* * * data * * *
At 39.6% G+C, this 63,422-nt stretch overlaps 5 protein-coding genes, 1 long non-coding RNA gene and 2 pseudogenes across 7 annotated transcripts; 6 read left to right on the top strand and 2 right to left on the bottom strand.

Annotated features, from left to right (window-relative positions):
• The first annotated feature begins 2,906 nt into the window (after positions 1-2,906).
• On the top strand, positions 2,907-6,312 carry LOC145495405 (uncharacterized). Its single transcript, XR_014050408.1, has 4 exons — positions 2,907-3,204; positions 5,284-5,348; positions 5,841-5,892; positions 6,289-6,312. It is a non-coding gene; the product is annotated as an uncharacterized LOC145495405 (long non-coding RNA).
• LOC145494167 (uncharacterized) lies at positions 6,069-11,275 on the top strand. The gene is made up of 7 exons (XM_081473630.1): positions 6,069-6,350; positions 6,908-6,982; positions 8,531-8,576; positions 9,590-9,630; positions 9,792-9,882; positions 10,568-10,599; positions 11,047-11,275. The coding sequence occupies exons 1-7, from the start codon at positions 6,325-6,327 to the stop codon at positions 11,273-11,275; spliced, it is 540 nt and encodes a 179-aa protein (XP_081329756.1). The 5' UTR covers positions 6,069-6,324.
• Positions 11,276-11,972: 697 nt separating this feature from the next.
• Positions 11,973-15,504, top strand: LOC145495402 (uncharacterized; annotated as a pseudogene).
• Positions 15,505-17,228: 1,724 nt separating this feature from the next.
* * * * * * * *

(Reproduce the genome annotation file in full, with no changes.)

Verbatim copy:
At 39.6% G+C, this 63,422-nt stretch overlaps 5 protein-coding genes, 1 long non-coding RNA gene and 2 pseudogenes across 7 annotated transcripts; 6 read left to right on the top strand and 2 right to left on the bottom strand.

Annotated features, from left to right (window-relative positions):
• The first annotated feature begins 2,906 nt into the window (after positions 1-2,906).
• On the top strand, positions 2,907-6,312 carry LOC145495405 (uncharacterized). Its single transcript, XR_014050408.1, has 4 exons — positions 2,907-3,204; positions 5,284-5,348; positions 5,841-5,892; positions 6,289-6,312. It is a non-coding gene; the product is annotated as an uncharacterized LOC145495405 (long non-coding RNA).
• LOC145494167 (uncharacterized) lies at positions 6,069-11,275 on the top strand. The gene is made up of 7 exons (XM_081473630.1): positions 6,069-6,350; positions 6,908-6,982; positions 8,531-8,576; positions 9,590-9,630; positions 9,792-9,882; positions 10,568-10,599; positions 11,047-11,275. The coding sequence occupies exons 1-7, from the start codon at positions 6,325-6,327 to the stop codon at positions 11,273-11,275; spliced, it is 540 nt and encodes a 179-aa protein (XP_081329756.1). The 5' UTR covers positions 6,069-6,324.
• Positions 11,276-11,972: 697 nt separating this feature from the next.
• Positions 11,973-15,504, top strand: LOC145495402 (uncharacterized; annotated as a pseudogene).
• Positions 15,505-17,228: 1,724 nt separating this feature from the next.